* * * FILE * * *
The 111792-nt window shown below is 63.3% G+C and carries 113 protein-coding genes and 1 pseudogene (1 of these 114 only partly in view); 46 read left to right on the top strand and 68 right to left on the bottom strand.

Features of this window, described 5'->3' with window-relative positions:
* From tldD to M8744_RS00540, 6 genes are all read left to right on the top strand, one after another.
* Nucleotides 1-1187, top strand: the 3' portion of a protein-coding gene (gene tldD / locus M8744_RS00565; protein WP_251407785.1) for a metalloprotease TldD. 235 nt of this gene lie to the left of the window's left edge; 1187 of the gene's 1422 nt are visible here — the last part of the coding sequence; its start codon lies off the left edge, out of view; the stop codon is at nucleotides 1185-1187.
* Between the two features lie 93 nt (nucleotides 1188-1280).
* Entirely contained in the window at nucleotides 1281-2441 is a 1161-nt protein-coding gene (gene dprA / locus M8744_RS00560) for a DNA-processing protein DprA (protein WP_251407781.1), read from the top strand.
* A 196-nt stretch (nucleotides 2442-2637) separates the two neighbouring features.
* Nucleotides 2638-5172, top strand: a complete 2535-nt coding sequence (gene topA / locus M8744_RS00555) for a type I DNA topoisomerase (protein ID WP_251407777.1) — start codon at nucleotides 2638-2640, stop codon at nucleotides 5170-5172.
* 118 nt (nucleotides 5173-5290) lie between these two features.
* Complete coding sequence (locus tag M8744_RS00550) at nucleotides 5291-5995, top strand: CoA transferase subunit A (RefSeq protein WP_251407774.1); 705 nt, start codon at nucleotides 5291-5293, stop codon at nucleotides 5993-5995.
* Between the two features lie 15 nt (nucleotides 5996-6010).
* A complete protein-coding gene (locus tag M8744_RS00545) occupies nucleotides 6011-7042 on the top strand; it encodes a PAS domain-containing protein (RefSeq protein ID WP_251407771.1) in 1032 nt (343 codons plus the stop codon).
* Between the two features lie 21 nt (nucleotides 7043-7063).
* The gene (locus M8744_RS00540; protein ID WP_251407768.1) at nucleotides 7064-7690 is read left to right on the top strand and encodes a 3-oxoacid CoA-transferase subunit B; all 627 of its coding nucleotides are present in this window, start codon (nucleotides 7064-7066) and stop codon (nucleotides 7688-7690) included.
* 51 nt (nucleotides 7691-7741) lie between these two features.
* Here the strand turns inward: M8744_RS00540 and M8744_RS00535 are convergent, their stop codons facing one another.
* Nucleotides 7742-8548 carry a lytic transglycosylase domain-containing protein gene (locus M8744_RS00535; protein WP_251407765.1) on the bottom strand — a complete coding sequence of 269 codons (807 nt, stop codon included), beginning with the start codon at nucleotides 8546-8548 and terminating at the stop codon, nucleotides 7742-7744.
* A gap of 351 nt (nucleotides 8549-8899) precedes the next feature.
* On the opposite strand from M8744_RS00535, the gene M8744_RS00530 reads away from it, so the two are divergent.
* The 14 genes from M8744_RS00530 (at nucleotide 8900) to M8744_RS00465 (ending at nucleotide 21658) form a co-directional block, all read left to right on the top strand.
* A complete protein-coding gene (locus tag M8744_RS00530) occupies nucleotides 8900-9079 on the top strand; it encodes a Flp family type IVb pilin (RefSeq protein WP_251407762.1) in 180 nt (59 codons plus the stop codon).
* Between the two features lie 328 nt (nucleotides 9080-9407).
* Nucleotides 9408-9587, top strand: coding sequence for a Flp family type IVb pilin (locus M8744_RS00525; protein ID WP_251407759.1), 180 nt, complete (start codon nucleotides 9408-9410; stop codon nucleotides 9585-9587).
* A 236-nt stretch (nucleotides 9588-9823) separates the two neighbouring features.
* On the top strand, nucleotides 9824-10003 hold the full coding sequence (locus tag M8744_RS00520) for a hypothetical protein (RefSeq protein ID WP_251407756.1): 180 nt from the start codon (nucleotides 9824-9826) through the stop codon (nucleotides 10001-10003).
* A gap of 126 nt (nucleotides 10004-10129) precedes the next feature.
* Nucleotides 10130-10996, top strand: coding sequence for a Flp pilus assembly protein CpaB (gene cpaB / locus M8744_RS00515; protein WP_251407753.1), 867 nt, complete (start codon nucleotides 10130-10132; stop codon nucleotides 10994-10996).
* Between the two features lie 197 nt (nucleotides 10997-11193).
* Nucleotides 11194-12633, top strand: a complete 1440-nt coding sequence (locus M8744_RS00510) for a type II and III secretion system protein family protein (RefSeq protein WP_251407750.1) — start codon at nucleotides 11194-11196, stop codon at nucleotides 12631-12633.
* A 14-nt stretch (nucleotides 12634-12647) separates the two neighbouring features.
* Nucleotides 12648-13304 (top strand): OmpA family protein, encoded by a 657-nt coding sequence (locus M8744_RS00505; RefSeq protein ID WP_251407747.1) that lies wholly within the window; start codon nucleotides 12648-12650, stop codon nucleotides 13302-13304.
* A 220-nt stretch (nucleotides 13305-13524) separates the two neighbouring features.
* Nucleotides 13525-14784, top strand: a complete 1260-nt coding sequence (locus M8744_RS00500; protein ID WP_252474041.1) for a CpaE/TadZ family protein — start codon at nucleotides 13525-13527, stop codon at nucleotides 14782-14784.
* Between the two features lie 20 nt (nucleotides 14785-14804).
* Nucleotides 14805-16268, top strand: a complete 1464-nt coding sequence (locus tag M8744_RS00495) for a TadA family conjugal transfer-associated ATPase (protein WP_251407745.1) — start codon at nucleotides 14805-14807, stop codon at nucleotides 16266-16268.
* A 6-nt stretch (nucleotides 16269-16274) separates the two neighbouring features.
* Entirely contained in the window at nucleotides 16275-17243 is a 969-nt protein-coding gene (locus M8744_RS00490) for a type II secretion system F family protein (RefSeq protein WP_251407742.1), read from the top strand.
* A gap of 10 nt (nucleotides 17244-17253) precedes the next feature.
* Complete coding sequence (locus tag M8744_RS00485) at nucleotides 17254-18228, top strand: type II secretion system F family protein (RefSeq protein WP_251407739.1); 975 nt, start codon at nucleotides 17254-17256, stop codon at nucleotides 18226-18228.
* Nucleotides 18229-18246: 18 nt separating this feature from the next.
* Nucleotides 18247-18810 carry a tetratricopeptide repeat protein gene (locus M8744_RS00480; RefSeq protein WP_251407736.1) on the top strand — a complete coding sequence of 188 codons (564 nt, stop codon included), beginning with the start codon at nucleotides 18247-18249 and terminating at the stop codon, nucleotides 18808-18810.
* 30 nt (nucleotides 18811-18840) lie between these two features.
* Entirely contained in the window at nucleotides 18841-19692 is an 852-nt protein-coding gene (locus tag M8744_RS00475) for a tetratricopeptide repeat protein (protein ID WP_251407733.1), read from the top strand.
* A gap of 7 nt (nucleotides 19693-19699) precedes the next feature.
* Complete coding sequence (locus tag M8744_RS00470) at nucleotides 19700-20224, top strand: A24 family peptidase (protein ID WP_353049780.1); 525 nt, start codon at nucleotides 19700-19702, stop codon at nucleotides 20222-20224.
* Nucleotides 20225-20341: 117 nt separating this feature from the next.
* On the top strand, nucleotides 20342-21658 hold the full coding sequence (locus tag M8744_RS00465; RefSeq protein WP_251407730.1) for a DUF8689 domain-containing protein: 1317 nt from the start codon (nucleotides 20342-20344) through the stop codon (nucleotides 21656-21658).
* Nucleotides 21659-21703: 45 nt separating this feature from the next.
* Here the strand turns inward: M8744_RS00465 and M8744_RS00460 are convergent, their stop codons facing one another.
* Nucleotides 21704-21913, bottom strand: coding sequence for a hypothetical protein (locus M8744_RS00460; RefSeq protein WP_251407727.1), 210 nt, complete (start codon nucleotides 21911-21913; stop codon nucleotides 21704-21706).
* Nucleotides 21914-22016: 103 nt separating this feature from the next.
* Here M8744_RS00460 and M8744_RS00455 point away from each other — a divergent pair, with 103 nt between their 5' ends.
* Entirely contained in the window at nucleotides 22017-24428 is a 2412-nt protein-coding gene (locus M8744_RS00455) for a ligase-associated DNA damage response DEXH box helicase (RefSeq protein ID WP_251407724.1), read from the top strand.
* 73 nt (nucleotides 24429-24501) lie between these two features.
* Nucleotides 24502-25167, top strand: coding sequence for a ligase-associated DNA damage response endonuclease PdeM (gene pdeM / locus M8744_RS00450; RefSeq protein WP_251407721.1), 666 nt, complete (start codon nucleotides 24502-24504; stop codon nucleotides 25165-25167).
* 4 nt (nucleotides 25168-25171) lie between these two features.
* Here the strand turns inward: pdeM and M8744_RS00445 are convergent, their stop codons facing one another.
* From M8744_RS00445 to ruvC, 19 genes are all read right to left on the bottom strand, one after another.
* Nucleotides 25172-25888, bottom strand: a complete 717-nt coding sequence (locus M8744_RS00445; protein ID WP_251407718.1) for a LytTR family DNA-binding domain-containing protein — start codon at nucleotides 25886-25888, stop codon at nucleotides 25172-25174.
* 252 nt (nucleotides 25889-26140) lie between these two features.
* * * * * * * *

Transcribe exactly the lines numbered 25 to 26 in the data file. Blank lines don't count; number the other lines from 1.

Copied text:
* On the top strand, nucleotides 9824-10003 hold the full coding sequence (locus tag M8744_RS00520) for a hypothetical protein (RefSeq protein ID WP_251407756.1): 180 nt from the start codon (nucleotides 9824-9826) through the stop codon (nucleotides 10001-10003).
* A gap of 126 nt (nucleotides 10004-10129) precedes the next feature.